UKC

/ anxiety and phobias - a perspective please

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Minneconjou Sioux on 08 Jan 2018

This is NOT a request for medical diagnosis, this is NOT a request for suggestions for professional help. This is a request for some insight into what approach by parents and friends might have been most helpful to those of you who have suffered.

Some background. I am someone who treats life like a challenge and, for the most part, I enjoy the challenge. I take higher levels of risks than most "mainstream" people and I generally don't worry about very much. My wife is the same. She is a nurse so sees a lot of stuff and deals with a lot of stuff and takes it all in her stride. We are a very active, outdoors family. Skiing, kayaking, canoeing, climbing etc.

I have an older daughter who, at 13, is probably one of the most independent people in her age group that I know. She doesn't bat an eyelid about very much although, like everyone, she gets nervous now and again and isn't that great with heights.

My youngest daughter is 11. She takes part in all our activities and, TBH, is probably a little more capable than her older sister and possibly a little more academic. They are very different so we don't try to compare. BUT, she suffers from anxiety attacks and worries about things that have no logical basis (I would place that in the "phobias" category). When she is in an attack it is very hard for me or anyone else in the family, to fully understand what she is going through and I'm not sure we cope with it very well.

As I am perfectly aware that the "pull yourself together" attitude doesn't work I wonder if there is anyone on here who is a sufferer who might share what behaviours in others was/is most helpful to them?
Timmd on 08 Jan 2018
In reply to Minneconjou Sioux:
I wouldn't know about the phobia aspect, but having dealt with panic attacks and anxiety during my 20's ( I struggled to leave the family home during the day at one stage), I guess an approach which doesn't say 'See it was all about nothing' once any anxiety attack has passed would be a good one. It could help (I'm sure you are already) if you created an atmosphere where she felt able to talk openly about what it feels like, too. Try not to be anxious about her being anxious, and give the impression that you know she'll get to be okay again, even if you may sometimes occasionally doubt it, like I'm sure my parents did at times. I always felt secure, so I guess they didn't let on about that.

My Dad has often taken the probably quite English approach of sprinkling humour into conversations about anything serious, which has meant I could talk about something quite 'heavy' one minute, and then switch moods if I've wanted to, and any seriousness has been dispelled if I've wanted it to be.

Try and create a comfortable atmosphere where she doesn't feel like she's any kind of burden I guess, and make sure she feels valid (that her fears are valid just because she's experiencing them, even if they 'don't exist' in the real world), rather than weird or not valid for having them. If you've a network of family friends who she knows, and social gatherings you can all go to, where they can be aware of what she's going through, and accommodate her towards letting her have space to be anxious in before rejoining people, that could help towards stopping her from feeling isolated, especially if any of their children are her friends as well, but any network is helpful I would think.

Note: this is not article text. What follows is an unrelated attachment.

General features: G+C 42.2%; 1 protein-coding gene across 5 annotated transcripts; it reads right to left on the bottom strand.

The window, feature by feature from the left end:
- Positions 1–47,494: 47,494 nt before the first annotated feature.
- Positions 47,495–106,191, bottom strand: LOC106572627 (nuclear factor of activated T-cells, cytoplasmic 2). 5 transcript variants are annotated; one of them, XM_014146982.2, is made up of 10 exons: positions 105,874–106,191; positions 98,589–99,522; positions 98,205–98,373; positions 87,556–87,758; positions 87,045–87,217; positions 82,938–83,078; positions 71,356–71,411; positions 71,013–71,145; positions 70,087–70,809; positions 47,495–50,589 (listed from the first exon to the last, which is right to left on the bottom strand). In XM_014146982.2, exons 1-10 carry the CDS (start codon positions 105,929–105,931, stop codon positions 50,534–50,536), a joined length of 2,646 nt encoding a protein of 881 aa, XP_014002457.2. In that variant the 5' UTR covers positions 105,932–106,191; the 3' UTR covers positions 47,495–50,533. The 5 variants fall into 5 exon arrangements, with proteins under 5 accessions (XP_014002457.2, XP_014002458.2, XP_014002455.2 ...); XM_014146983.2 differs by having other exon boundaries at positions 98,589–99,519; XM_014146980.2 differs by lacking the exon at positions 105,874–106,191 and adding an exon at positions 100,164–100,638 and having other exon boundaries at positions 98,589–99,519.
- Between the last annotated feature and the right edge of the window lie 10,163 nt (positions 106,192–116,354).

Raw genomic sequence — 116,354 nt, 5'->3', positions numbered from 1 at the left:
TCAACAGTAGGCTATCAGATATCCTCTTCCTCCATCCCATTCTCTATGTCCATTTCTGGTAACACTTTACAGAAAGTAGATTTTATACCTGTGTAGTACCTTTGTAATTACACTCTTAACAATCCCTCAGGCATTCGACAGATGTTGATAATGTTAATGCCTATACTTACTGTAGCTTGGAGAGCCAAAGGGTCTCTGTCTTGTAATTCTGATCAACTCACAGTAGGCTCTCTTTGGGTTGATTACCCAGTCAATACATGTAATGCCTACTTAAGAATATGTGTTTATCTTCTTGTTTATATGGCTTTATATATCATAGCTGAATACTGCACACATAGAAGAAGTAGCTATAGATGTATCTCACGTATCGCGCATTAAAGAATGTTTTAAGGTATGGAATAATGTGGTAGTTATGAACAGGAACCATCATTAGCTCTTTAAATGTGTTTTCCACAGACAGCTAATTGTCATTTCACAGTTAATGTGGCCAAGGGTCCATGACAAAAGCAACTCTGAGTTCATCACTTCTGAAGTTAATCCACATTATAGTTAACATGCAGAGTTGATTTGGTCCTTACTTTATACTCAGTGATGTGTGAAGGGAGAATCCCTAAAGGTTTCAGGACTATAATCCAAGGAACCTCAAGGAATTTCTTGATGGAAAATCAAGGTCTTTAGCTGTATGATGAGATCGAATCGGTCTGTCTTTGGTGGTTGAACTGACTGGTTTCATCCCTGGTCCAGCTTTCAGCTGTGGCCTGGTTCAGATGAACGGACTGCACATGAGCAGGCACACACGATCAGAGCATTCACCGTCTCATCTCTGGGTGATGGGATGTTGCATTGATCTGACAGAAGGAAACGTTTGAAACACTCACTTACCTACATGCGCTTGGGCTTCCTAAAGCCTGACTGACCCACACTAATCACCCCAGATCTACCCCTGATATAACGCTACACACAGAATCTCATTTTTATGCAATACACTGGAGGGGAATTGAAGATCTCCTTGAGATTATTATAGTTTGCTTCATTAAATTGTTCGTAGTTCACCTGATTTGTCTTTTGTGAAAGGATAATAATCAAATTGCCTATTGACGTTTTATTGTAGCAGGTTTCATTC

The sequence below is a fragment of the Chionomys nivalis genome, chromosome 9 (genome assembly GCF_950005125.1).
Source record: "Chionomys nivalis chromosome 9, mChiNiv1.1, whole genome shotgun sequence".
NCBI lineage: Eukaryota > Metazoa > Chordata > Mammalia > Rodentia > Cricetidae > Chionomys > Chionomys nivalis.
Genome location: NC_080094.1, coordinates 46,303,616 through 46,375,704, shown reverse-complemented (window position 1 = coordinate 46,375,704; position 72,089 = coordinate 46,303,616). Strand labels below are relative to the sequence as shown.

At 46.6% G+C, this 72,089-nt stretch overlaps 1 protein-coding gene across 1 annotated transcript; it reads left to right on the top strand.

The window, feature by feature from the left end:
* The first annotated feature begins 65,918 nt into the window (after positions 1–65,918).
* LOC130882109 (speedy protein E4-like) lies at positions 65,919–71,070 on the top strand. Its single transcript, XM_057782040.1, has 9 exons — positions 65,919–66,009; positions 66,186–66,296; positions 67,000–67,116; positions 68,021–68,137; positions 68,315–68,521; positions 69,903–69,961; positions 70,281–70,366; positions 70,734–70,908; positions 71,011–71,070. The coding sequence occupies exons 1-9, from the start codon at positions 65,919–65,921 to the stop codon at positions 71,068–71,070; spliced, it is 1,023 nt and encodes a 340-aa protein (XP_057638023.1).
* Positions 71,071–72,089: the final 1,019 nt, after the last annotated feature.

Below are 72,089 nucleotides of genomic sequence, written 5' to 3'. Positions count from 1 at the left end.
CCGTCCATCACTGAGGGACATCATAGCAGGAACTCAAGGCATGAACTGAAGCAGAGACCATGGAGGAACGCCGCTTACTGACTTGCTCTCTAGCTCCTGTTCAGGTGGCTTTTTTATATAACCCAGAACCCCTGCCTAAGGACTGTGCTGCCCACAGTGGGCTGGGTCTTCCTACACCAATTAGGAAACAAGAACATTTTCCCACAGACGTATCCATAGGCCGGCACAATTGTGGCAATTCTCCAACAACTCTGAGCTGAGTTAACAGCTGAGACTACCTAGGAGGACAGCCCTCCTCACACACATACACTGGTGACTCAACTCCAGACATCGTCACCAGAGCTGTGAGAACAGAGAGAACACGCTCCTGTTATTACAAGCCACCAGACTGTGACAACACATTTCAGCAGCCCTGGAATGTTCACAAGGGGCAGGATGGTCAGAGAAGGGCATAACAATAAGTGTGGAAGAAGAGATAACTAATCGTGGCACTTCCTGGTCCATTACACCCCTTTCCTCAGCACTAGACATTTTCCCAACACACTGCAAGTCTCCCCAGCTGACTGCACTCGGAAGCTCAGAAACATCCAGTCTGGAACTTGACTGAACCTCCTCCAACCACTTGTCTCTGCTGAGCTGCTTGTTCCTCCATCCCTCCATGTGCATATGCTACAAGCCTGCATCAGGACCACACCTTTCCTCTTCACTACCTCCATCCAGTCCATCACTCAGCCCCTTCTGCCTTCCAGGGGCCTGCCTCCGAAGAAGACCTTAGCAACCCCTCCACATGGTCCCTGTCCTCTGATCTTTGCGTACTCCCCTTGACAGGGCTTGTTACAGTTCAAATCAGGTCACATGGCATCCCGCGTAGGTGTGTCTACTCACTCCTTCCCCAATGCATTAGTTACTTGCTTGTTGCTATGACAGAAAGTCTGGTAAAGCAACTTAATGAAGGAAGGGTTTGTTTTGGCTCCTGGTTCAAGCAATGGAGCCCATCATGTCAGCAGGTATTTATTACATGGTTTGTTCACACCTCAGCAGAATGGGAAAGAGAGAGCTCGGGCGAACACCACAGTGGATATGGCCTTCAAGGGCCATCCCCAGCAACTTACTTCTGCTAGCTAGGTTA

I was much older than your daughter is when I had my anxiety problems and panic attacks, but I found the network of family friends I have who go back to childhood to be very beneficial. If I have any more thoughts I'll post them.

Hopefully this is just a phase for her, and that it eventually makes her mentally stronger like I think it did do for me. Or not too eventually, in her case. I can banish annoying tunes at will now, which I couldn't do before.
Post edited at 18:46
Minneconjou Sioux on 08 Jan 2018
In reply to Timmd:

Thanks. I guess I'm very aware that I can start to speak with her during an attack with the best intentions but that the discussion becomes so circular and so illogical that I find myself wanting to explode. I fully understand that her experiences are very real to her and that must be quite draining and tiring for her (it is for me) but I wonder, sometimes, if I should just walk away when I feel myself becoming tense, or stick with it so's she knows I'm there for her?

Just thinking out loud really. No need to answer. But thanks for your response. It has been helpful.
Timmd on 08 Jan 2018
In reply to Minneconjou Sioux:
I had one professional say I was the most anxious person she'd seen about their anxiety, and I can deal with rooms full of strangers now and talk to them about something. I always found it reassuring to have my parents 'lurking' in the background, and knowing that they were there. Probably I wouldn't over think things, in that if you want to let her know you're there for her she's bound find that reassuring. It took a bit of 'back and forth' between myself and my parents I guess (it was new ground for them, too, with my older brothers not having the same thing happen), until they gradually found the best way to help me, so if you're not sure about the best way to react, that's not so unusual. It doesn't mean you'll always be not sure.